Community Leaders Gather to Discuss Increase in Hate Incidents

This is an archived article and the information in the article may be outdated. Please look at the time stamp on the story to see when it was last updated.

WOODLAND -- A large gathering of community leaders and law enforcement officials gathered at their Yolo County administration building to denounce a hate letter sent to a Davis Mosque.

The photocopied, handwritten letter was sent to the Davis Islamic Center and other mosques in Northern California. It is from a purported Trump supporter who calls Muslims children of Satan and vile and filthy dogs.

It also says Trump is going to cleanse America beginning with Muslims and that he is going to do to Muslims what Hitler did to Jews. Some leaders at the mosque feel such sentiments are a trend since the election.

“We feel the hate against Muslims is increasing, and so we worry about that as a Muslim,” said Essam Abdelfatteh, a board member of the Davis Islamic Center.

Yonus Amsar worships at the Mosque. He believes Muslims are scapegoats for discontent.

The increase in the number of hate crimes recorded by the FBI and the California Department of Justice, especially in Davis where the university draws a diverse ethnic and religious population, is troubling. The letter itself is not a hate crime because there was no explicit threat. But hate incidents like the letter are just as concerning.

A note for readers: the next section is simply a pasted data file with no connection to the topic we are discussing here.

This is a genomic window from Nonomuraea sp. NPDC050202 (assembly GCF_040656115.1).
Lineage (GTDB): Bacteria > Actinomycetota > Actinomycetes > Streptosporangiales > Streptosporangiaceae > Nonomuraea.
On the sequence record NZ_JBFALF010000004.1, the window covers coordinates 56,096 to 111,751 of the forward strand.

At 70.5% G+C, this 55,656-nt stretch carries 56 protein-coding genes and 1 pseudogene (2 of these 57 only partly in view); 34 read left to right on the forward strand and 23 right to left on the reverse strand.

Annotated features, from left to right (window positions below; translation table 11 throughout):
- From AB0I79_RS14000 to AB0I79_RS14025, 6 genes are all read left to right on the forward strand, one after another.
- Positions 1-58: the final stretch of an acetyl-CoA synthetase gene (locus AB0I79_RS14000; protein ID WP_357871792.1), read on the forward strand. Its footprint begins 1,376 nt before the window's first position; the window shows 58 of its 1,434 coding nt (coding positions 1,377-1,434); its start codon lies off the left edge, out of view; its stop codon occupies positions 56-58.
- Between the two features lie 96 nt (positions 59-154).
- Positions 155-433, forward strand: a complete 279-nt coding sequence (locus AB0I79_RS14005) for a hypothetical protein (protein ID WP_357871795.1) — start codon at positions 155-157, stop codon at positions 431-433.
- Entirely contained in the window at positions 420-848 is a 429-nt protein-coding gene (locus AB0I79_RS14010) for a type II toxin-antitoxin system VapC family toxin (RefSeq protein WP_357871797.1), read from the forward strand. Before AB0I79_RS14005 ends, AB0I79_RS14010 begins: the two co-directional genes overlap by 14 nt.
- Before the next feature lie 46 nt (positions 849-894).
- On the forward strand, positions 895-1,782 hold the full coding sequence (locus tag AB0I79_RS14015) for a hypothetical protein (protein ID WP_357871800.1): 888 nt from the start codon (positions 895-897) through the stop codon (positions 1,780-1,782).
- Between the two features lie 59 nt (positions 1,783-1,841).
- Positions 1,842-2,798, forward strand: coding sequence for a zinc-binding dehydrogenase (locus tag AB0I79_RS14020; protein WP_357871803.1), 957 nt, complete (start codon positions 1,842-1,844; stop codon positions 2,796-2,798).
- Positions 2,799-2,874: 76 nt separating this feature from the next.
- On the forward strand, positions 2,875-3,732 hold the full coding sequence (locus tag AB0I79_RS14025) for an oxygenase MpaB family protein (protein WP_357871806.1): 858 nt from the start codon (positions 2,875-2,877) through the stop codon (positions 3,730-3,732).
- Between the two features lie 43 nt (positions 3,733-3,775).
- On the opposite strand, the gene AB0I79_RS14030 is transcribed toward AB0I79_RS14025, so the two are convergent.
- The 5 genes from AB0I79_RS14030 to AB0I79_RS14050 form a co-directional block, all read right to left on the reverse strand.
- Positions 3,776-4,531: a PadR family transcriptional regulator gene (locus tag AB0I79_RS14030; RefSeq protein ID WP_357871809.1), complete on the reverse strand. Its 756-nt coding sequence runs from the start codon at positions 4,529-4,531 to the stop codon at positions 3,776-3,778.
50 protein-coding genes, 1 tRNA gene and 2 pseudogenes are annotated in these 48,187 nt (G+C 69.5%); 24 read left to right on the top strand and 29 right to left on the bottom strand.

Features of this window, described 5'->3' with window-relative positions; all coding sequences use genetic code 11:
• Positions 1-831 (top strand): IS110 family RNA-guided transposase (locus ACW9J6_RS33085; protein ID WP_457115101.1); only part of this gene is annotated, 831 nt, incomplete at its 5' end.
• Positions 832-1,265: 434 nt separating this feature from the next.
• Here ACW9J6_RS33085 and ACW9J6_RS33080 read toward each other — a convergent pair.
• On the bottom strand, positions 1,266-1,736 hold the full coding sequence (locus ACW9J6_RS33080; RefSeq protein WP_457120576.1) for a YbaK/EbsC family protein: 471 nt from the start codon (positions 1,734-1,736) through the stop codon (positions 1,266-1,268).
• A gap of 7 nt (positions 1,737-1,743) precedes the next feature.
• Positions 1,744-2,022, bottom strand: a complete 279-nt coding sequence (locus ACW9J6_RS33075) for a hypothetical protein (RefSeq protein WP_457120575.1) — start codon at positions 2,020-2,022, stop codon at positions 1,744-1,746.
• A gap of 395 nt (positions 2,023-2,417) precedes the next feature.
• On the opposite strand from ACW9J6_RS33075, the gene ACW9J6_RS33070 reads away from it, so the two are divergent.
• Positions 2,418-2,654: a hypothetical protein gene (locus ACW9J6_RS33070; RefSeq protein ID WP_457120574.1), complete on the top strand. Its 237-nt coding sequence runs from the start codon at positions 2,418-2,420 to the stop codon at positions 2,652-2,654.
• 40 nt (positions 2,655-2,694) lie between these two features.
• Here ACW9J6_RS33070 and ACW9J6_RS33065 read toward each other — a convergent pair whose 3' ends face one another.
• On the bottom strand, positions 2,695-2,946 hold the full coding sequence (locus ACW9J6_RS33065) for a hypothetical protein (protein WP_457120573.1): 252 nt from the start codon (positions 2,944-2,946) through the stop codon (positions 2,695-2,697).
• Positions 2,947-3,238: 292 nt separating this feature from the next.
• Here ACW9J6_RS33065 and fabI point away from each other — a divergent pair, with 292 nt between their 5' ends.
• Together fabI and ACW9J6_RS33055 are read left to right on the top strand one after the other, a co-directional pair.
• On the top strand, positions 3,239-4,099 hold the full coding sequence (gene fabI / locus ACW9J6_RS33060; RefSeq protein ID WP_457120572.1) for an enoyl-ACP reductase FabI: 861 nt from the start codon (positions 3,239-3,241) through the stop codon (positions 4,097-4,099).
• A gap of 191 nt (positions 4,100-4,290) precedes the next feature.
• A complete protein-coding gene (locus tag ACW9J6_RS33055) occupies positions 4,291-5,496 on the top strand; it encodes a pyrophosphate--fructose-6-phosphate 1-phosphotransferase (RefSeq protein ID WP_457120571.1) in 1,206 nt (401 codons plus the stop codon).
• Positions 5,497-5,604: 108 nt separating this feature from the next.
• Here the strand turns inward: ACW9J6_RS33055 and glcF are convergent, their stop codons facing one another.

“We are hearing anecdotal comments that are being made, including messages of hate,” said Davis Police Chief Darren Paytel.

Yolo County District Attorney Jeff Reisig was among the gathering of elected officials and law enforcement leaders who said such hate incidents cannot be tolerated.

“If you see or hear a hate incident, report it, we will act,” said Reisig.

He joined the others in saying an attack on one part of the community is an attack on the freedom of everyone.

There was an out pouring of support for the Davis Mosque after the letter. Davis residents sent flowers to the Mosque, and several hundred residents gathered in support of the mosque on Sunday.

Some said the incident had the opposite effect of what the sender may have intended by unifying the community.

“We are happy because this shows that there are many good people here,” said Abdelfatteh.